Beth and Juan are members of the Brain Power! Club. They are hanging out in the clubhouse reading magazines. Beth is looking at an ad for alcohol, showing happy people drinking.
Beth says, "You know, Juan, I just can't believe magazines are allowed to run ads like this after all we've learned about how bad drinking alcohol is for you."
Juan says, "Let me see," and he takes a look at the ad. He replies, "Yeah, I've seen ads like that, too, with people drinking and looking all happy and smiling. Don't they know that alcohol can kill brain cells if they drink enough?"
Beth jokes, "And some of us need every brain cell we have!" as she bounces a large soft rubber ball off of Juan's head.
Juan rubs his head and says, "Speak for yourself."
"But it bugs me that the advertisers make it seem like drinking is cool," Beth says.
"Maybe they're a little short on brain cells!" Juan says.
They go back to thumbing through the magazines when Corty, the animated brain, pops out of the pages, startling the kids. "Hi, kids!" Corty says. "I brought some friends." Corty introduces Latisha and Jay from the Spectacular Scientists Club.
“Uh-oh, I feel a mission coming on!” Corty says all excited. “Mission alert! Mission alert!”
Jay and Latisha look at Corty like he’s crazy. “Wow! What’s wrong with him?!” asks Jay.
"Oh, he just loves missions," says Juan. "I'm Juan and this is my friend Beth. Ww're Junior Scientists and what we're studying is the problem of drugs in our society."
Juan chimes in, "And when we say "drugs," we mean things like alcohol and cigarettes, too."
"Hey, that's what we've been working on, too," says Jay. "Have you learned about the difference between legal and illegal drugs?"
Beth replies, "Yeah, medications for headaches and colds are legal, but they should only be given by a trusted adult."
Juan adds, "Cigarettes and alcohol are legal for adults, but they can still do a lot of damage. And they're always illegal for kids! But drugs like marijuana and cocaine are illegal for everyone."
Beth picks up the magazine that she and Juan were reading before and says, "Before you came in, we were talking about all the ads you see for liquor, wine, and beer, and how the people in the ads always seem so cool and happy."
Corty chimes in, "That has a lot to do with your mission. Your mission is to find out why people keep taking drugs that are bad for them. I hope you will all work together on this challenge."
The kids settle down to work. Juan says, "There are ads that make smoking and drinking look cool, but why do people use illegal drugs? And where do they find out about them, anyway?"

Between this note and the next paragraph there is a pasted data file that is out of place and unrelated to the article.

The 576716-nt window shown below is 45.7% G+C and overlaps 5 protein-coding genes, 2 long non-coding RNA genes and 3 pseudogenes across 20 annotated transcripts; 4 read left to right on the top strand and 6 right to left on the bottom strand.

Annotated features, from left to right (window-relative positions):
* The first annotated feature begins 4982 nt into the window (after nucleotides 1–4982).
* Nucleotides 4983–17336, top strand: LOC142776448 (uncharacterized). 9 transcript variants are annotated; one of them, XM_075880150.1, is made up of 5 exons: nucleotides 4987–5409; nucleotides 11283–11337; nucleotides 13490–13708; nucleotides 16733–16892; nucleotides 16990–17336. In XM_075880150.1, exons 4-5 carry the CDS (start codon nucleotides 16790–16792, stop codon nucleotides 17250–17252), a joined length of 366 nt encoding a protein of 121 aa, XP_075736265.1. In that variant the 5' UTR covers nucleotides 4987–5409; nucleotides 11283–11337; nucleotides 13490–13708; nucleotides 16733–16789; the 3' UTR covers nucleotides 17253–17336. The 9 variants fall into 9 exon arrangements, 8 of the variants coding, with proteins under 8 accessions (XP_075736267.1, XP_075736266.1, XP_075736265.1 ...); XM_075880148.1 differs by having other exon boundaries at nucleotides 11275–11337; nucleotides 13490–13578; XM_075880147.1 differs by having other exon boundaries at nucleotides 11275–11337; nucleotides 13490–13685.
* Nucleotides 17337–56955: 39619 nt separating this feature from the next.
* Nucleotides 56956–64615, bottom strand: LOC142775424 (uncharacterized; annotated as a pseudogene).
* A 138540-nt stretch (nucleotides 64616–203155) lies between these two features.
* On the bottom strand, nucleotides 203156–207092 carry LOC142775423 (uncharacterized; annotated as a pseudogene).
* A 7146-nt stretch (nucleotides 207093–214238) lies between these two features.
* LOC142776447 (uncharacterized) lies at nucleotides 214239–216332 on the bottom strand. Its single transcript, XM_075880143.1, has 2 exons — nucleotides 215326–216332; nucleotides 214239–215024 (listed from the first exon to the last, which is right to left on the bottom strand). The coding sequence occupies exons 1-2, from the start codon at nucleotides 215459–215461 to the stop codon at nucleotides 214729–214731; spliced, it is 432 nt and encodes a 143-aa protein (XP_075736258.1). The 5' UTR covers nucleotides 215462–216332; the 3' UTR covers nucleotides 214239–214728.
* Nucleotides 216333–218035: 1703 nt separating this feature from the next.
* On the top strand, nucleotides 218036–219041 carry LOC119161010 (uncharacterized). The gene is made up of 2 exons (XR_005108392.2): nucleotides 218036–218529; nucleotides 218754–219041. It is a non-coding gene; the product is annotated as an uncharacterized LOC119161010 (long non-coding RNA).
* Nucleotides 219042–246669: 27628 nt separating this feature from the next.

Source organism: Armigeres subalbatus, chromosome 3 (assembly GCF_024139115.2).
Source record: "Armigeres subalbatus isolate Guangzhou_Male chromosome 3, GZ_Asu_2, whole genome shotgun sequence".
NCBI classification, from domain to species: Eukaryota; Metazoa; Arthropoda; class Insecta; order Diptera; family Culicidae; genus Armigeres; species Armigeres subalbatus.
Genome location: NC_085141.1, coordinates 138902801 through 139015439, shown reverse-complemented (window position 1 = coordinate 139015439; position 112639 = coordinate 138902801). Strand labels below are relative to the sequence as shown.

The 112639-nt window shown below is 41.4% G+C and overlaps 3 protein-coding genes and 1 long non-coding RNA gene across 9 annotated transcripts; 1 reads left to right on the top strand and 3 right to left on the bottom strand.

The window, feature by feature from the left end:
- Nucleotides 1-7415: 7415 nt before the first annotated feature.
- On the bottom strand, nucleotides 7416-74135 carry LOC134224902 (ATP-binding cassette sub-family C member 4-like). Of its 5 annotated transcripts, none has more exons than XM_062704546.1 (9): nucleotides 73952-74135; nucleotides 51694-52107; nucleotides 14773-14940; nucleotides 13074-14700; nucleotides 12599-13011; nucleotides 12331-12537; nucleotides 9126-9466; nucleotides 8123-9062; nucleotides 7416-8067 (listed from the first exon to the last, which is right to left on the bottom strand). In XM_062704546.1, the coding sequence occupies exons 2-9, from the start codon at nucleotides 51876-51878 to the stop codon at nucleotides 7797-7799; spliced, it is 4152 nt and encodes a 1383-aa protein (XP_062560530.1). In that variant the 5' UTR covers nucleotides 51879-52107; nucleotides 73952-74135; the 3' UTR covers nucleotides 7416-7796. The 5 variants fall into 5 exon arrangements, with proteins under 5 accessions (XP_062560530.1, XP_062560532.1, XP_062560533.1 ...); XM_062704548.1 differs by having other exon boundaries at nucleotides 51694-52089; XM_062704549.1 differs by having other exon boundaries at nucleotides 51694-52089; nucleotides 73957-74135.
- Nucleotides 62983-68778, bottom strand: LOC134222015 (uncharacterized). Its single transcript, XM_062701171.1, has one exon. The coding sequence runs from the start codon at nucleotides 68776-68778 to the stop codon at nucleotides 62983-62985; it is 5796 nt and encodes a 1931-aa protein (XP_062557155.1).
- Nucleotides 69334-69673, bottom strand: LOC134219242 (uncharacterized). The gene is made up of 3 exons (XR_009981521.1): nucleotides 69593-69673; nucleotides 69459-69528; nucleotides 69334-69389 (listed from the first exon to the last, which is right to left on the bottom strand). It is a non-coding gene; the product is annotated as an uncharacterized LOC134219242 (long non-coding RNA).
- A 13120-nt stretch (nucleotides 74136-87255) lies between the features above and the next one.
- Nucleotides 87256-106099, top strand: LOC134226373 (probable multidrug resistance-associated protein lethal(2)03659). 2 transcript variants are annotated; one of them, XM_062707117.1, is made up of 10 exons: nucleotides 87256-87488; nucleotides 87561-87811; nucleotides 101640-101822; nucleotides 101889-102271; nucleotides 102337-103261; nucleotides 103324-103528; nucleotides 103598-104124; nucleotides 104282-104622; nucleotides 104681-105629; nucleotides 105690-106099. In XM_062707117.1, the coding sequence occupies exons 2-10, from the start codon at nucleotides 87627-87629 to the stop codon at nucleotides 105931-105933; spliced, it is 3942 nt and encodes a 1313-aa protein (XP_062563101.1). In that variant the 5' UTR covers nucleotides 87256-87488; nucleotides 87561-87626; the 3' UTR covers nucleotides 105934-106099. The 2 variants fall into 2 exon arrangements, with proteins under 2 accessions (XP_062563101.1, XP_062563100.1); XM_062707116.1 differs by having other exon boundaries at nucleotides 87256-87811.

Latisha says, "We get information about drugs in newspapers, magazines, and on TV. I have an idea. Let's make a scrapbook showing all the different places you can get information on illegal drugs."
Stop here until students have completed their scrapbooks.
The kids get busy building a scrapbook. When they are done, they begin flipping through it. When they turn the page, there's Corty, flattened inside the plastic photo sleeve. The kids are surprised to see him in there.
Corty laughs, comes out of the scrapbook, and says, "Well, how did you do?"
Juan replies, "We've gathered a lot of information on how advertisers and the media sell things that really aren't very good for people."
Jay adds, “They make drinking and smoking look fun and cool, even though they can be harmful.”
Latisha says, “And in movies, you see people using illegal drugs, and sometimes it seems like they’re having a really good time, too. So that’s almost like an advertisement, although it’s not supposed to be.”
Beth says, “So in a way, we understand why people might start using them, but what we still don’t understand is why they keep using drugs.”
Juan says, “Yeah. They must know they can get really sick.”
“I’d also like to know why some TV commercials and advertisements make bad things look good,” says Juan.
Corty replies, “Those are really good points. So what can you do about it?”
Juan says, “Well, we can tell our friends about what we’ve learned: that just because& something looks good doesn’t mean it is.”
Jay says, “And we can control what we put in our bodies, so we can serve as good examples to others.”
Corty says, “Those are all really great ideas. Next time, we’re going to learn about how drugs and alcohol affect our brains—a subject near and dear to me.”
Cite this article
APA style citation
NIDA (2012). Brain Power: Grades 4-5. Retrieved , from https://www.drugabuse.gov/publications/brain-power/brain-power-grades-4-5